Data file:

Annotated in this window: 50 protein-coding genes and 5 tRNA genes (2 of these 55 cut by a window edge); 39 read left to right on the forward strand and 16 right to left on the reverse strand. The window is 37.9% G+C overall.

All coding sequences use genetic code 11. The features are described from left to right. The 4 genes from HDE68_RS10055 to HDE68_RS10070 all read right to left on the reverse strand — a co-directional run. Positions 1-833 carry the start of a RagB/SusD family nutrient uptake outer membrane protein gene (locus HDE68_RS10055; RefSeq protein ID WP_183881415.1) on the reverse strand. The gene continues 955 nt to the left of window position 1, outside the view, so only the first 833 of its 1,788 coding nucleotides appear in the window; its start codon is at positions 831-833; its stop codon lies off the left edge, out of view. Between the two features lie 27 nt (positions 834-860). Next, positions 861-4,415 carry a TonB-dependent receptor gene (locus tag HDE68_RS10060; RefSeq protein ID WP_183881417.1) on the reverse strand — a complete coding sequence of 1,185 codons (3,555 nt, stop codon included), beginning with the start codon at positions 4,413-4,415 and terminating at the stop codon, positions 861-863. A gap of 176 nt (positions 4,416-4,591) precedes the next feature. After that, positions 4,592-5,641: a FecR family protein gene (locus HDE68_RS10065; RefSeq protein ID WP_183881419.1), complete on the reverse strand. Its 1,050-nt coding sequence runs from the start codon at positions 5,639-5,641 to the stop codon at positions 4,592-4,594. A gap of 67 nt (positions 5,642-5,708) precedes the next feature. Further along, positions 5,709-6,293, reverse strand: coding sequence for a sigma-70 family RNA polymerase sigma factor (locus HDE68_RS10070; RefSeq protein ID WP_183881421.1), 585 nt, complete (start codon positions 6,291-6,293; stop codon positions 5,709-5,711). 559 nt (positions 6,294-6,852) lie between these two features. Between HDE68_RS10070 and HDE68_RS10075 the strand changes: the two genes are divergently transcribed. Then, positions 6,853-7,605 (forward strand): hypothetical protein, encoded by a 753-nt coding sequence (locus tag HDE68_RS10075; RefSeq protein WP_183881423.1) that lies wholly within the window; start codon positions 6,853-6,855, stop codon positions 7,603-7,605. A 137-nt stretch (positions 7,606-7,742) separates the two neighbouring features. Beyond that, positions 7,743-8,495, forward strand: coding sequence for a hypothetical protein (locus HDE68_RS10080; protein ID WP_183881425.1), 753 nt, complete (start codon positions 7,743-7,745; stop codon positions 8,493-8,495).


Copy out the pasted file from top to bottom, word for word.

Annotated in this window: 50 protein-coding genes and 5 tRNA genes (2 of these 55 cut by a window edge); 39 read left to right on the forward strand and 16 right to left on the reverse strand. The window is 37.9% G+C overall.

All coding sequences use genetic code 11. The features are described from left to right. The 4 genes from HDE68_RS10055 to HDE68_RS10070 all read right to left on the reverse strand — a co-directional run. Positions 1-833 carry the start of a RagB/SusD family nutrient uptake outer membrane protein gene (locus HDE68_RS10055; RefSeq protein ID WP_183881415.1) on the reverse strand. The gene continues 955 nt to the left of window position 1, outside the view, so only the first 833 of its 1,788 coding nucleotides appear in the window; its start codon is at positions 831-833; its stop codon lies off the left edge, out of view. Between the two features lie 27 nt (positions 834-860). Next, positions 861-4,415 carry a TonB-dependent receptor gene (locus tag HDE68_RS10060; RefSeq protein ID WP_183881417.1) on the reverse strand — a complete coding sequence of 1,185 codons (3,555 nt, stop codon included), beginning with the start codon at positions 4,413-4,415 and terminating at the stop codon, positions 861-863. A gap of 176 nt (positions 4,416-4,591) precedes the next feature. After that, positions 4,592-5,641: a FecR family protein gene (locus HDE68_RS10065; RefSeq protein ID WP_183881419.1), complete on the reverse strand. Its 1,050-nt coding sequence runs from the start codon at positions 5,639-5,641 to the stop codon at positions 4,592-4,594. A gap of 67 nt (positions 5,642-5,708) precedes the next feature. Further along, positions 5,709-6,293, reverse strand: coding sequence for a sigma-70 family RNA polymerase sigma factor (locus HDE68_RS10070; RefSeq protein ID WP_183881421.1), 585 nt, complete (start codon positions 6,291-6,293; stop codon positions 5,709-5,711). 559 nt (positions 6,294-6,852) lie between these two features. Between HDE68_RS10070 and HDE68_RS10075 the strand changes: the two genes are divergently transcribed. Then, positions 6,853-7,605 (forward strand): hypothetical protein, encoded by a 753-nt coding sequence (locus tag HDE68_RS10075; RefSeq protein WP_183881423.1) that lies wholly within the window; start codon positions 6,853-6,855, stop codon positions 7,603-7,605. A 137-nt stretch (positions 7,606-7,742) separates the two neighbouring features. Beyond that, positions 7,743-8,495, forward strand: coding sequence for a hypothetical protein (locus HDE68_RS10080; protein ID WP_183881425.1), 753 nt, complete (start codon positions 7,743-7,745; stop codon positions 8,493-8,495).